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A little interesting about space life.
How am I so sure of this? Simple. Because I've personally been using the moon to my advantage for more than 20 years, and know how effective it is. Have you ever had one of those epic days fishing where it seemed like no matter what you threw in the water, you caught fish? If you have, it was more than likely due to the fact that the moon was in a certain phase, rather than your skills as an angler (I hate to burst anyone's bubble, but it's true).
and here is another
Mystifying, bewitching, and swathed in a heavy, dense shroud of orange hydrocarbon mist, Titan circles its immense gas-giant parent-planet, Saturn, and is a remarkable world in its own right. Slashed by strange rivers and seas of ethane, methane, and propane, and pelted by large and lazy drops of hydrocarbon rain, Titan is an eerie, tormented, and mysterious moon-world orbiting its magnificent and beautiful ringed parent-planet, in the distant outer realm of the giants--Jupiter, Saturn, Uranus, and Neptune. The four enormous and gaseous wonderland worlds are unlike the quartet of much smaller rocky denizens of the inner Solar System--Mercury, Venus, Earth, and Mars. Because of its dense orange blanket of smog, the geological features of Titan's surface were hidden from the prying eyes of curious astronomers until 2004 when the Cassini/Huygens orbiter and lander finally arrived there--and started to unveil its long-hidden face. In April 2016, a team of planetary scientists announced yet another important revelation about this moon-world--a large sea on Titan is composed primarily of pure liquid methane, with the seabed itself possibly well-coated in a sludge of carbon-and nitrogen-rich material, as well as showing strange shores surrounded by wetlands.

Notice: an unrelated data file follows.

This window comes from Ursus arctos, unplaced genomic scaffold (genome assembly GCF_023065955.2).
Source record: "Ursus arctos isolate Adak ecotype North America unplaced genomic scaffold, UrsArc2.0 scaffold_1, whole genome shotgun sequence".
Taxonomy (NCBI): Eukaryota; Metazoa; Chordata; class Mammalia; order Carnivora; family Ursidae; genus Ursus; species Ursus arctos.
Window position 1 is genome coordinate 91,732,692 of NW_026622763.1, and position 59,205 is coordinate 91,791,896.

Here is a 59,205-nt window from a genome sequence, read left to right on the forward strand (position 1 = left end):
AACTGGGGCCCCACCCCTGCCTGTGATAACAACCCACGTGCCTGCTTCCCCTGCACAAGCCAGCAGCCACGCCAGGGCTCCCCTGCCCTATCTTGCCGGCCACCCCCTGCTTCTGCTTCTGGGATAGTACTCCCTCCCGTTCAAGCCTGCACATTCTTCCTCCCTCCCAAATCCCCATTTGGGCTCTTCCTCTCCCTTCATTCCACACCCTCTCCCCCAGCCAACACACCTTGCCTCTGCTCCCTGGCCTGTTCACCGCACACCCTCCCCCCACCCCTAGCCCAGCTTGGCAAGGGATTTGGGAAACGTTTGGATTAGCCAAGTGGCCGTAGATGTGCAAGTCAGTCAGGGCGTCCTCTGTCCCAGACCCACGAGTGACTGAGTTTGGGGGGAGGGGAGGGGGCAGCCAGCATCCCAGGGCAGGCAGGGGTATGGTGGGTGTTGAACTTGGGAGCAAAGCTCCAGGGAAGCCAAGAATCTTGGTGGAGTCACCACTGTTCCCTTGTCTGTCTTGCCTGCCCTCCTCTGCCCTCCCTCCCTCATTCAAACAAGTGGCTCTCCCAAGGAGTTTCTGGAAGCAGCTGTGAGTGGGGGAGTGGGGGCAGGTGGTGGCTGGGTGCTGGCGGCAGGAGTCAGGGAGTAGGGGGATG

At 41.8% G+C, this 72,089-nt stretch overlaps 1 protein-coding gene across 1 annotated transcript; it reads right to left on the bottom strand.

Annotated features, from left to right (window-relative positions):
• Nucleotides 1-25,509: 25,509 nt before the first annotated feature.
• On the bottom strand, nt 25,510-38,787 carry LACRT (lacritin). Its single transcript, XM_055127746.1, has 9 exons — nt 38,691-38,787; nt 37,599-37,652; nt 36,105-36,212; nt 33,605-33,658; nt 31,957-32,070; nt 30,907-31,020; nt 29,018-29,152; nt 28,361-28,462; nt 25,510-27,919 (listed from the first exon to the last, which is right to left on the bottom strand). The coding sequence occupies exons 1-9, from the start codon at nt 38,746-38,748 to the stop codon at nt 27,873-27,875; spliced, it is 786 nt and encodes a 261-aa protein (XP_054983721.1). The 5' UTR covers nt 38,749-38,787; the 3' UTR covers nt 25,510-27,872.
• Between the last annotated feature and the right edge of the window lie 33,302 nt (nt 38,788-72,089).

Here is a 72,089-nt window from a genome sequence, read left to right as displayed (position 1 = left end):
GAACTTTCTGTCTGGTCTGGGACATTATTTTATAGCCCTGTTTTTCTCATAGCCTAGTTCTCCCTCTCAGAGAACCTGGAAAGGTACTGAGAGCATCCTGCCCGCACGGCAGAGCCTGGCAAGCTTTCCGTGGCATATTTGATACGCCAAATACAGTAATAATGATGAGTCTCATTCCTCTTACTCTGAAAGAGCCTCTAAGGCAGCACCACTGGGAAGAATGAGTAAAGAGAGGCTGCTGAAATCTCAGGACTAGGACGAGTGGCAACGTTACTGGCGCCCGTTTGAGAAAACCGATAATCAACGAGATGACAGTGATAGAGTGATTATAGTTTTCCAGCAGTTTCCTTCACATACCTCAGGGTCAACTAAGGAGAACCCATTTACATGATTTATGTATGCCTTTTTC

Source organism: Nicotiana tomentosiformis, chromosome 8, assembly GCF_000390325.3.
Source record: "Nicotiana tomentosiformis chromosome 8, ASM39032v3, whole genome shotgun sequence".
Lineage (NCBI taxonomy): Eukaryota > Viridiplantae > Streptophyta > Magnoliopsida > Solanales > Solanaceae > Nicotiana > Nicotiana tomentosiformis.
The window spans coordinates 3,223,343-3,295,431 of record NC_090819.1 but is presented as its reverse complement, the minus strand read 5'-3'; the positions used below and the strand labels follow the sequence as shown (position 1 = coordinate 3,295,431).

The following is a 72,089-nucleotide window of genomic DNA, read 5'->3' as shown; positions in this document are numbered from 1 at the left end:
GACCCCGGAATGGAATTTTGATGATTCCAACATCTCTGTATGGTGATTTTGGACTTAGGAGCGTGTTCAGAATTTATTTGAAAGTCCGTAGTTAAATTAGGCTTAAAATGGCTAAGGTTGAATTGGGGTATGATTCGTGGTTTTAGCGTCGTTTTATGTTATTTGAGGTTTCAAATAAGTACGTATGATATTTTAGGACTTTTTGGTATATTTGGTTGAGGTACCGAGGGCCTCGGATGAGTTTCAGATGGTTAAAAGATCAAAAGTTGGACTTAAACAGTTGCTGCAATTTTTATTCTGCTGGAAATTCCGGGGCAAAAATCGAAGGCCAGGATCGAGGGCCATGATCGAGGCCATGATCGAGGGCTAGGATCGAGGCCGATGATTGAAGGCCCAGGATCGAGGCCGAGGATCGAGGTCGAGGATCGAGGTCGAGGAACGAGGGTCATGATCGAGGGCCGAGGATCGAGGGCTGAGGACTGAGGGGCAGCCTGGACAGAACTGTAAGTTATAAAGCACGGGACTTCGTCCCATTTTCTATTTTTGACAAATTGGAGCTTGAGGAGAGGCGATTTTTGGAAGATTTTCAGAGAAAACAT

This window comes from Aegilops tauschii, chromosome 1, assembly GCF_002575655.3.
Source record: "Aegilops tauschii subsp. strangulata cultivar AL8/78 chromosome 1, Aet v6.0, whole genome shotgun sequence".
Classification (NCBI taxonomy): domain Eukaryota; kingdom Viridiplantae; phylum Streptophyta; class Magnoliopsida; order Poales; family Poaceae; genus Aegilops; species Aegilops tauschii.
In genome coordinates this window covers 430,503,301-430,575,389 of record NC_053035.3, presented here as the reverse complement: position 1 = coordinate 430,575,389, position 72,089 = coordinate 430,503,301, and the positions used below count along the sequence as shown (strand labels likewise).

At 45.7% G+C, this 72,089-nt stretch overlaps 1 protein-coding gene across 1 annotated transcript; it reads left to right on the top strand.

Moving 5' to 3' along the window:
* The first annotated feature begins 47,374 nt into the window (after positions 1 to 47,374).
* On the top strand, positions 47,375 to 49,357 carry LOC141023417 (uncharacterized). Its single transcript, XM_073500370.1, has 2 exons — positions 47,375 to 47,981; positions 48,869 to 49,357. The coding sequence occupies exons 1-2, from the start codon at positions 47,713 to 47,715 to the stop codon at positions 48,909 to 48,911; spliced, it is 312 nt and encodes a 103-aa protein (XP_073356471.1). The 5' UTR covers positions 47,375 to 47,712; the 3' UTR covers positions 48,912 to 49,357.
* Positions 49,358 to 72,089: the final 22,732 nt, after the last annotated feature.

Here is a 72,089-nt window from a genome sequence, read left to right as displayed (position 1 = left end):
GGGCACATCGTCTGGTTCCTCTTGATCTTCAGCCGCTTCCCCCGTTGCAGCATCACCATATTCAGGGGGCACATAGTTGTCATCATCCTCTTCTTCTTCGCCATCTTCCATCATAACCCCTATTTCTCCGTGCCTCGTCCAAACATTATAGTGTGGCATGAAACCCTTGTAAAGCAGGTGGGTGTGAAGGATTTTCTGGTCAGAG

The research proposes that the shoreline surrounding Ligeia Mare is possibly porous and may be saturated with liquid hydrocarbons. The data span a period running from local winter to spring, and the astronomers expected that--in a way similar to seasides on Earth--the surrounding solid terrains on Titan would warm much more rapidly than the sea.
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However, this did not prove to be the case. Instead, Cassini's measurements did not suggest any great difference in temperature between the surrounding shore and the methane sea over this span of time. This finding indicates that the terrains surrounding the lakes and seas on Titan are wet with liquid hydrocarbons, which would cause them to warm up and cool down in much the same way as the methane sea itself.
Now, by pinpointing the precise birthday of the Moon, Dr. Jacobson and his team can help to explain why the Moon and our planet are so mysteriously similar in their compositions.
Asphaug and co-author Dr. Andreas Reufer of the University of Bern in Switzerland, devised their new giant impact model using sophisticated computer simulations. They discovered that mergers between moons the size of Jupiter's Galilean satellites--which range in size from 1,940 miles wide (Europa) to 3, 271 miles across (Ganymede)--would tear icy stuff off the outer layers of the colliding moons. This icy material would then form spiral arms, which would ultimately merge together due to gravitational attraction to create Saturn's mid-sized icy moons.